I do not understand the distinction between configuration state functions and Slater determinants. Is not every Slater determinant a CSF ?

Please explain the difference and the use/need of configuration state functions.


1 Answer 1


Slater determinants are not eigenfunctions of the $\hat S^2$ operator, but CSFs are.

The Hamiltonian commutes with the operators for total and projected spin \begin{align} [\hat H, \hat S^2] &= 0 \\ [\hat H, \hat S_z] &= 0 \end{align} Therefore, a set of common eigenfunctions to all three operators exists. As Slater determinants are eigenfunctions of $\hat S_z$, but not $\hat S^2$, using them as a basis for the electronic wave function (=eigenstate of $\hat H$), will not guarantee the (approximate) solution to be an eigenfunction of $\hat S^2$. The spin multiplicity of the found solution may not be a pure Singlet (or Doublet, Triplet, etc.).

As an example, consider a 2 electron system, with both electrons occupying different spatial orbitals. The situation with same spin for both electrons can be represented as the Slater determinant $|\alpha\alpha\rangle=\frac{1}{\sqrt{2}}[\alpha(1)\beta(2)-\alpha(2)\beta(1)]$. The spatial part is omitted here, to keep the notation short. The corresponding eigenvalue equations are then \begin{align} \hat S_z |\alpha\alpha\rangle &= 1 |\alpha\alpha\rangle \\ \hat S^2 |\alpha\alpha\rangle &= 2 |\alpha\alpha\rangle \end{align} Thus we have $S=1$, from $S(S+1)=2$, and the spin multiplicity is $2S+1=3$, i.e. a Triplet. Here the Slater determinant directly corresponds to a CSF.

For the case of opposite spin, we have \begin{align} \hat S_z |\alpha\beta\rangle &= 0 |\alpha\beta\rangle \\ \hat S^2 |\alpha\beta\rangle &= |\alpha\beta\rangle + |\beta\alpha\rangle \end{align} and therefore $|\alpha\beta\rangle$ is not an eigenfunction of $\hat S^2$. The expectation value for total spin would yield $\langle\hat S^2\rangle=1$, which is neither a Singlet nor a Triplet (not even a Doublet where $S(S+1)=0.75$).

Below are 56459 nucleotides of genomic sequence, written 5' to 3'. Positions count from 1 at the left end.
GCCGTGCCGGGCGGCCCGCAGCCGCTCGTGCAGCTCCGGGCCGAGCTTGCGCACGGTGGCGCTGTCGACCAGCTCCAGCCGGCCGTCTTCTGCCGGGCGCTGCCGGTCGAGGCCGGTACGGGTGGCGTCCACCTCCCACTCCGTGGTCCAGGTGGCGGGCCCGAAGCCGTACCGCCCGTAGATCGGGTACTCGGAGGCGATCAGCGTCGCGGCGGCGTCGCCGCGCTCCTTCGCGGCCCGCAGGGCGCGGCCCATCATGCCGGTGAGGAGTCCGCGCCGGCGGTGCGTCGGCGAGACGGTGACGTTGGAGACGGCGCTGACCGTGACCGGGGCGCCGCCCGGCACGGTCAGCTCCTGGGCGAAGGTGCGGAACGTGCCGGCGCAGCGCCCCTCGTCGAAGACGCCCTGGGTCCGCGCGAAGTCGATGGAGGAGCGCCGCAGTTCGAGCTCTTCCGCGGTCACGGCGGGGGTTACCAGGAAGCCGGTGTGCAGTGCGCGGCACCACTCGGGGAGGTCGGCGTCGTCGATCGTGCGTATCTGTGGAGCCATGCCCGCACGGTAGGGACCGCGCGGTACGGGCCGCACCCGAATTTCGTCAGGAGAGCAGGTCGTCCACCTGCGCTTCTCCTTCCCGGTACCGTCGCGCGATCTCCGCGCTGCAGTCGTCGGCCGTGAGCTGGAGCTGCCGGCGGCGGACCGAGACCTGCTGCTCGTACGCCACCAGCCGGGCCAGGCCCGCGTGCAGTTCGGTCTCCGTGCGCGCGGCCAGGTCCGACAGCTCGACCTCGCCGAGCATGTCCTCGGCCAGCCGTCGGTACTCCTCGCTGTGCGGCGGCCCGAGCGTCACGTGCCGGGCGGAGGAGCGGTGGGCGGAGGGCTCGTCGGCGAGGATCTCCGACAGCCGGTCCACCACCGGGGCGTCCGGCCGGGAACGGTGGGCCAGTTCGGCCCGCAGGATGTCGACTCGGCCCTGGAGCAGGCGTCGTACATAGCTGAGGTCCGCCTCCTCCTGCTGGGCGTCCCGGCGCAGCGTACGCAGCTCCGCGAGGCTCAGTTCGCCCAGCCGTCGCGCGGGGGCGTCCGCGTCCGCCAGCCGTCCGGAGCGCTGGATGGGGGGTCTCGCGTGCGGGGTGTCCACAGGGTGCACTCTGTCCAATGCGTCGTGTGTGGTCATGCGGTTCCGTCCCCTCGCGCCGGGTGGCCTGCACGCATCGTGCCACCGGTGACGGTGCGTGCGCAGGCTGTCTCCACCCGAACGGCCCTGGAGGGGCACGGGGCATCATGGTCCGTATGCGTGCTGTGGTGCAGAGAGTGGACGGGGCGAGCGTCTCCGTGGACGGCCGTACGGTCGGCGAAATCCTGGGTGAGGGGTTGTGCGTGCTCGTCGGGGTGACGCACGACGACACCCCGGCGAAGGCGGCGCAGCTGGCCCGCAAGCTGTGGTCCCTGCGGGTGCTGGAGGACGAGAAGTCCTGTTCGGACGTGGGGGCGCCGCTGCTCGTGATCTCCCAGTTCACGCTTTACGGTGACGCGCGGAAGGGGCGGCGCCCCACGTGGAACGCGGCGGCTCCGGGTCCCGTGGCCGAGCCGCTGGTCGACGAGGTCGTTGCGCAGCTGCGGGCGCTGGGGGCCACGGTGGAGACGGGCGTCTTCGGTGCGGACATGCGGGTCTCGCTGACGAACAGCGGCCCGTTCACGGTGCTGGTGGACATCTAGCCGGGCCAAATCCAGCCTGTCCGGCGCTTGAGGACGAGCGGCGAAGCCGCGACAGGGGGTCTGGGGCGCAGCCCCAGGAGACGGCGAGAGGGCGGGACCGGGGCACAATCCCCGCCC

This can be fixed by taking suitable linear combinations of Slater determinants. In this example we have 2 options: \begin{align} |^1\Psi\rangle &= \frac{1}{\sqrt{2}} \left( |\alpha\beta\rangle - |\beta\alpha\rangle \right) \\ |^3\Psi\rangle &= \frac{1}{\sqrt{2}} \left( |\alpha\beta\rangle + |\beta\alpha\rangle \right) \end{align} This yields the eigenvalue equations \begin{align} \hat S^2 |^1\Psi\rangle &= 0 |^1\Psi\rangle \\ \hat S^2 |^3\Psi\rangle &= 2 |^3\Psi\rangle \end{align} which correspond to a Singlet and a Triplet state respectively.

Overall, this yields 1 Singlet component $|^1\Psi\rangle = \frac{1}{\sqrt{2}} \left( |\alpha\beta\rangle - |\beta\alpha\rangle \right)$, and the 3 Triplet components $|^3\Psi\rangle = \frac{1}{\sqrt{2}} \left( |\alpha\beta\rangle + |\beta\alpha\rangle \right)$, $|\alpha\alpha\rangle$ and $|\beta\beta\rangle$.

For the arithmetic on how to apply the $\hat S_z$ and $\hat S^2$ operators to multi-electron systems, see Chapter 2.5 in Modern Quantum Chemistry by A. Szabo and N. Ostlund.

  • $\begingroup$ The kets are shorthand for determinants i assume ? So |ab> = |a(1)b(2)> - |a(2)b(1)>. And are alpha and beta spinorbitals or do you assume some factorization of spin and spatial part ? Sorry for the poor format of my comment but how can do line breaks in comments and can i do mathjax in the comments ? $\endgroup$
    – Hans Wurst
    Apr 1, 2019 at 16:19
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    $\begingroup$ @HansWurst Mathjax can be used in comments, e.g $|ab\rangle$ yields $|ab\rangle$. Linebreaks are unavailable, however you can do display math, e.g. $$|ab\rangle$$ yields $$|ab\rangle$$ $\endgroup$
    – Tyberius
    Apr 1, 2019 at 16:32
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    $\begingroup$ @HansWurst yes, the ket is a Slater determinant here. $\alpha$ and $\beta$ refers to the spin of one orbital each, so spin orbitals. The wave function can be factorized into spatial and spin part, however I omitted the spatial part. $\endgroup$
    – Feodoran
    Apr 1, 2019 at 16:39
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    $\begingroup$ Do the spatial orbitals alone also form a determinant or do they factorize as a simple product ? Like $$ |^1 \Psi \rangle = \phi_1(r1) \phi_1(r2) \cdot (|\alpha \beta \rangle - |\beta \alpha \rangle) $$ or does it take some other form ? $\endgroup$
    – Hans Wurst
    Apr 1, 2019 at 17:09
  • $\begingroup$ @HansWurst its always a Slater determinant, otherwise you get problem with the Pauli principle. $\endgroup$
    – Feodoran
    Apr 1, 2019 at 17:10

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